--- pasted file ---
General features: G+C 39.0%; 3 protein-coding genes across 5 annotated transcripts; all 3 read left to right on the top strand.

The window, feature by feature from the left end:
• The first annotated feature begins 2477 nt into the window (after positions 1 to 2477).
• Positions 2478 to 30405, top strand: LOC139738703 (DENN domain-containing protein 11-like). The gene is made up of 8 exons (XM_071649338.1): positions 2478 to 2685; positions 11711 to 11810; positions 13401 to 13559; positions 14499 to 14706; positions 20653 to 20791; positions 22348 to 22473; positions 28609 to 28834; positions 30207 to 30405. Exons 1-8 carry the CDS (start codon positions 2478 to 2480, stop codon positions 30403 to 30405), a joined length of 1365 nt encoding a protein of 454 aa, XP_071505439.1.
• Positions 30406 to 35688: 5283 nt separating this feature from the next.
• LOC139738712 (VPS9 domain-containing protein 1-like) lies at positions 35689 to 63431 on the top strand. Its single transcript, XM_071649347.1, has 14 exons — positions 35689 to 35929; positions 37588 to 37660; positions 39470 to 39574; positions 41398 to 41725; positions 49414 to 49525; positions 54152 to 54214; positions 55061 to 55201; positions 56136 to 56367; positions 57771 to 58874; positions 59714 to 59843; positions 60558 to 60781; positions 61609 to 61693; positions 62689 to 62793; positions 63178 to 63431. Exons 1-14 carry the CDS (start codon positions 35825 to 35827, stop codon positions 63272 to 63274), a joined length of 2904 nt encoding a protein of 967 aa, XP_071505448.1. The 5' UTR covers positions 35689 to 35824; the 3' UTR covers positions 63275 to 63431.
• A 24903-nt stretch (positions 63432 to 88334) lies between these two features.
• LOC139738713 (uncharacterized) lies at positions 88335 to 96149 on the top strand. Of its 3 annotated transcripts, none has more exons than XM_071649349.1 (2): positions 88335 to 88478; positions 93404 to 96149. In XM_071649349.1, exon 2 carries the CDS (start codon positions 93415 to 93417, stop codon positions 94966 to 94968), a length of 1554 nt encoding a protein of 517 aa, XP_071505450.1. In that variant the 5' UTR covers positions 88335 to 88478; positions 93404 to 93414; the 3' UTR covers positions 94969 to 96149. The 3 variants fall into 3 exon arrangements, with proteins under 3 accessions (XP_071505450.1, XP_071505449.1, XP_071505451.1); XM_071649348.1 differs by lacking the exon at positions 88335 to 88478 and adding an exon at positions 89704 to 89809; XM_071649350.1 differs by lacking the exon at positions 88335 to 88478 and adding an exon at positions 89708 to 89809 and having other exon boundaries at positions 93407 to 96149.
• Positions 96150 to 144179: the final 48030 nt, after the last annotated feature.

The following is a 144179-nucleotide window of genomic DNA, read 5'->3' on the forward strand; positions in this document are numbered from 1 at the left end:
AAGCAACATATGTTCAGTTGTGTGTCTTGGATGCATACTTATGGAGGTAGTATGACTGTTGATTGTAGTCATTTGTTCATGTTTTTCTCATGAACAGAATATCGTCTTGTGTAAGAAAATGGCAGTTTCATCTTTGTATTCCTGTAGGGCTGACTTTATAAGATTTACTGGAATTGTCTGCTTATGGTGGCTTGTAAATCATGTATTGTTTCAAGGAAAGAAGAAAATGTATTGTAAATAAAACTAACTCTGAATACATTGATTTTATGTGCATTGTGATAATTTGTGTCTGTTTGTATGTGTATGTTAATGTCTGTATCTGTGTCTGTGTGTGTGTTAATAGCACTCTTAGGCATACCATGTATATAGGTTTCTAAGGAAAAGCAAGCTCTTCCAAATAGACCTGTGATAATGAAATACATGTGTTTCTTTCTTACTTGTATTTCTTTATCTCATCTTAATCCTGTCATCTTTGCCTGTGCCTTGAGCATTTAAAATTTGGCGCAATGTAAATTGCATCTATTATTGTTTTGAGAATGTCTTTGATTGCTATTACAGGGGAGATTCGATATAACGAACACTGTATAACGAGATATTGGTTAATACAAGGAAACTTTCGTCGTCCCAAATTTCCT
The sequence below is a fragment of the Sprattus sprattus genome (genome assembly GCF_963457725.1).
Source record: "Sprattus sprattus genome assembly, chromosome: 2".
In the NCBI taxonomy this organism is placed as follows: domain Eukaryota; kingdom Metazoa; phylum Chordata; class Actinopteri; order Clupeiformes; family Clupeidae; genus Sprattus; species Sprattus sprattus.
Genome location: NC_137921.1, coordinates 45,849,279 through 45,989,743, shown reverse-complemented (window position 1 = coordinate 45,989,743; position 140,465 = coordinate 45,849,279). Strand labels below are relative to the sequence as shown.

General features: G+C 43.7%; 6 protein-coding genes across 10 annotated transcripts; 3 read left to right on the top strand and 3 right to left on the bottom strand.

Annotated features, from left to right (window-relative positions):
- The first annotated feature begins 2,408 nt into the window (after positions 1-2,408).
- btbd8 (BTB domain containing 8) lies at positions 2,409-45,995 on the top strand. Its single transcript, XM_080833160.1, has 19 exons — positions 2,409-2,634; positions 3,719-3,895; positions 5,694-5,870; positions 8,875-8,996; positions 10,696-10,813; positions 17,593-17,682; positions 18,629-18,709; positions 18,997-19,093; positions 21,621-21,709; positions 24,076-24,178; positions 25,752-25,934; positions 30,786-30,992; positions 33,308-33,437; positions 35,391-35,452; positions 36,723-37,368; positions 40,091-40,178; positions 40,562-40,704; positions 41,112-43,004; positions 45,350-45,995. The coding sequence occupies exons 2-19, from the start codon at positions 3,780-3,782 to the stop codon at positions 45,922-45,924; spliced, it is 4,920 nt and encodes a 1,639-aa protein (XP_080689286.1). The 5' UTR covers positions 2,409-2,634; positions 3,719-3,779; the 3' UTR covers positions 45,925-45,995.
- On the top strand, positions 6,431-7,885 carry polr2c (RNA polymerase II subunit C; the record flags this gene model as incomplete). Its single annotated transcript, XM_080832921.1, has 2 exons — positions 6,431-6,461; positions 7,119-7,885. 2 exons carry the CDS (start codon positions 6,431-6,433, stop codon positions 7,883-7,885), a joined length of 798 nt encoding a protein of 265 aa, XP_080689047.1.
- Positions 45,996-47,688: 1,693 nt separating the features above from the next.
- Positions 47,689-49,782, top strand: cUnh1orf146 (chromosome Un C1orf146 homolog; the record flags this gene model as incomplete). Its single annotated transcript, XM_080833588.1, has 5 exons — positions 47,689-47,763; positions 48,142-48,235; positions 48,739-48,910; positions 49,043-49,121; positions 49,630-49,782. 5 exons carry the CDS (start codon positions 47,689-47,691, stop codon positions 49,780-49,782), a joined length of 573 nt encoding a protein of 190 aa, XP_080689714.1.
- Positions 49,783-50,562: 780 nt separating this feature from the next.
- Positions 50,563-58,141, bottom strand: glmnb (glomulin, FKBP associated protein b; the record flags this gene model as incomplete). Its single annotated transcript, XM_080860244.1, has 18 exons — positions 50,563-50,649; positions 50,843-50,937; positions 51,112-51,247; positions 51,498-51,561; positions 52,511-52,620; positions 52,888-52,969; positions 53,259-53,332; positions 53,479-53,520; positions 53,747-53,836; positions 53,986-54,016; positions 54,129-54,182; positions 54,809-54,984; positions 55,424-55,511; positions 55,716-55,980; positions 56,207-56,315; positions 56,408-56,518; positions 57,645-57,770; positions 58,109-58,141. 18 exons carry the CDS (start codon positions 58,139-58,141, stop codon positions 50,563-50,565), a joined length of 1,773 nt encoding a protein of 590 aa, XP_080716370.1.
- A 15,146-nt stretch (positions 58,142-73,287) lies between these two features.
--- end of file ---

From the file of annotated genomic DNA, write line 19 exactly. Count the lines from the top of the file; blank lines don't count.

- btbd8 (BTB domain containing 8) lies at positions 2,409-45,995 on the top strand. Its single transcript, XM_080833160.1, has 19 exons — positions 2,409-2,634; positions 3,719-3,895; positions 5,694-5,870; positions 8,875-8,996; positions 10,696-10,813; positions 17,593-17,682; positions 18,629-18,709; positions 18,997-19,093; positions 21,621-21,709; positions 24,076-24,178; positions 25,752-25,934; positions 30,786-30,992; positions 33,308-33,437; positions 35,391-35,452; positions 36,723-37,368; positions 40,091-40,178; positions 40,562-40,704; positions 41,112-43,004; positions 45,350-45,995. The coding sequence occupies exons 2-19, from the start codon at positions 3,780-3,782 to the stop codon at positions 45,922-45,924; spliced, it is 4,920 nt and encodes a 1,639-aa protein (XP_080689286.1). The 5' UTR covers positions 2,409-2,634; positions 3,719-3,779; the 3' UTR covers positions 45,925-45,995.